Absolutely love this book. Wish it were a true story, but I know it's based a lot of historical facts. Great read for book clubs, too. The narrative flows well and it touches on some great topics. I also like "The Bondswoman's Narrative", for a similar historical story.
I enjoyed the book, very much. It's a bit confusing to keep up with all the people Sarah refers to, but I find her voice charming, exasperating, poetic, and truthful. I want to slap her a little, when she writes about how uninteresting and uneducated she is. I find her just the opposite. What a miracle this survived and was published. She represents a part of our history that has not been often recorded.
I'm pleased to have made this discovery. Make sure you read a recent version of this, the original publications were edited heavily. The East version is complete and features a bit of background about the family.
I didn't read it, but my 10 year old son loves this book. He has read through it several times. I ordered it after he became fascinated with mythology and the Percy Jackson Olympian series. Great companion to the book, as it provides the original Greek myths enhanced by Rick Riordan in the Olympian series.
I learned about Hurston from a PBS documentary and was curious to read one of her novels. This was my first and I loved the story. Hurston's use of dialect can be difficult to read at times, but the passion and life of Janie just grabs you and pulls you in. Janie is a woman on a quest for love, laughter, and her own life. It's a short read, but one that is memorable and unique. Hurston has a way of writing that is simple, yet eloquent. I hope you enjoy the book as I did.
Good story, though implausible in many ways. The mystery is tantalizing, but not overly complex. It's nice to see a strong female character for this era, but I have a difficult time believing that a wealthy man would seek help from a cook, in any circumstances. However, that aside, the story is entertaining.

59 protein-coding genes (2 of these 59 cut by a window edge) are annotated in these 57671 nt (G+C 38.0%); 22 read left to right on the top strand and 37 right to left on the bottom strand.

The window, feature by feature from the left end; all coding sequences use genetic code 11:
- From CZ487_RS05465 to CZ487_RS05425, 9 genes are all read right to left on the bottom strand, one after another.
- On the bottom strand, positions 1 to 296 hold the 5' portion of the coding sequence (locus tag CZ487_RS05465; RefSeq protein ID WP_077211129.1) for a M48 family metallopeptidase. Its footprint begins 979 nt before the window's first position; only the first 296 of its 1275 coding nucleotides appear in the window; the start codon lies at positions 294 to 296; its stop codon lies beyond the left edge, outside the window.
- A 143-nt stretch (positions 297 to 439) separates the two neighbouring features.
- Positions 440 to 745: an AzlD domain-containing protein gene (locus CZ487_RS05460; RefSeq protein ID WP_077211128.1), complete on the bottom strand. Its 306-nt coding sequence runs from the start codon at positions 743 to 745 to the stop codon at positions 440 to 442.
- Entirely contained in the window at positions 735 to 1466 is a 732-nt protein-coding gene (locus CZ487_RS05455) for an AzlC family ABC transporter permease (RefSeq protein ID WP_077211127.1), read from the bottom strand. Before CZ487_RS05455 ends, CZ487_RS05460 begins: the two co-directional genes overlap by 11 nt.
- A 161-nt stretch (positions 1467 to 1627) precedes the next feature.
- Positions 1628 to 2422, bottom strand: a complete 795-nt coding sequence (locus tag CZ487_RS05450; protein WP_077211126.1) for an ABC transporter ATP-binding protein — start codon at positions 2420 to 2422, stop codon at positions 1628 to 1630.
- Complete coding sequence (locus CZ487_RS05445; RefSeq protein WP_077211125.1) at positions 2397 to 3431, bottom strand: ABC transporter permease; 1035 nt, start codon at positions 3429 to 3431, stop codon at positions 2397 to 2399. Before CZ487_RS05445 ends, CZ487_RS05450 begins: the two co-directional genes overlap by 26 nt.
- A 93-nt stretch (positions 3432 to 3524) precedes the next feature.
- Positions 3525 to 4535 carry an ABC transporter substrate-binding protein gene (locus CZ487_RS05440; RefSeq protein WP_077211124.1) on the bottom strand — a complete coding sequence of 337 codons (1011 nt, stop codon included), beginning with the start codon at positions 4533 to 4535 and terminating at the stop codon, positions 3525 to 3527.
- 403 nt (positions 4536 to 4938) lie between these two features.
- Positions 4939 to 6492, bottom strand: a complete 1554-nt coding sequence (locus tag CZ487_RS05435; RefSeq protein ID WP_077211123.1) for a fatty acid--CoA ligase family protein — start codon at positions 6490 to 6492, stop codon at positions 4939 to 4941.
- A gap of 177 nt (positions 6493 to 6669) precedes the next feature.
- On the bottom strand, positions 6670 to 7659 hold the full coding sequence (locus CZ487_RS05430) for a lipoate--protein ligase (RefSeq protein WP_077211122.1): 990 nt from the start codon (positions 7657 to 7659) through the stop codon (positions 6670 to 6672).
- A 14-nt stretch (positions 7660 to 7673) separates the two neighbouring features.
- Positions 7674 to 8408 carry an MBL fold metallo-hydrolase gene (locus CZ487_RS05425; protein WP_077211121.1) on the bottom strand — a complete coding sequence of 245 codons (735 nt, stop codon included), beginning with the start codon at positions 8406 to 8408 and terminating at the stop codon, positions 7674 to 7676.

Just finished this and all I can think is, "WOW!" No other words for it. The plot twists are great, the characters are so complex, and I really enjoyed the beginning descriptions of the book store, Margaret's life, and how she feels when summoned to write the biography. An all-around fantastic read.
Someone mentioned how slow the beginning is, but I enjoyed it, as it set the tone for the rest of the novel. It's fanciful, gothic, gruesome, and a testament to the ties we have with our families. I kept thinking of all the romantic novels mentioned in the book, Jane Eyre, Wuthering Heights, etc., and how much the story was a tribute to their influences in literature.
Another great tale from Bosch. My son really enjoys this series and it's great for those who are in the 9-12 year old range. Full of wit, sarcasm, and not always a happy ending, its a good and challenging read, but the content is still young enough for the pre-teen kids and early teens. Enjoy it with a bit of chocolate.
This was a read selected by my book club, and honestly, I would never have chosen it for myself. The book intrigued me, but I can't say that I loved it or suggest it as a must read. The storyline was hard to follow, with all the jumps in time, I often forgot what was happening. The love story was beautiful and unique, but they sure do love to get intimate! I kept thinking of Quantum Leap and the Journeyman, as I read. It'll be interesting to see as a movie, maybe it will make more sense then. I did like the way the author sets up the rules for his time travel. Great way to get around anachronisms and it also provides for some humorous incidents.
Overall, an interesting read, but not my favorite. Unique premise and setting.
I enjoyed this novel and found myself reading fast, to see what would happen with Alice. A great story following the highs and lows of a young woman struggling to accept her mother's suicide and the aftermath of this event. It takes place during her 16th year, as she is on the brink of 16.
In many ways, Alice is a typical teenager and we see her journey through grief and the discovery that people are more than what they appear. Pietrzyk develops her characters in many ways and as you journey with Alice, those layers come off and we discover, as Alice does, all the complexities that make up life.
Pietrzyk is a thoughtful author and I think you will enjoy the book and identify deeply with Alice and her family, especially if you grew up in rural America during the 1970s.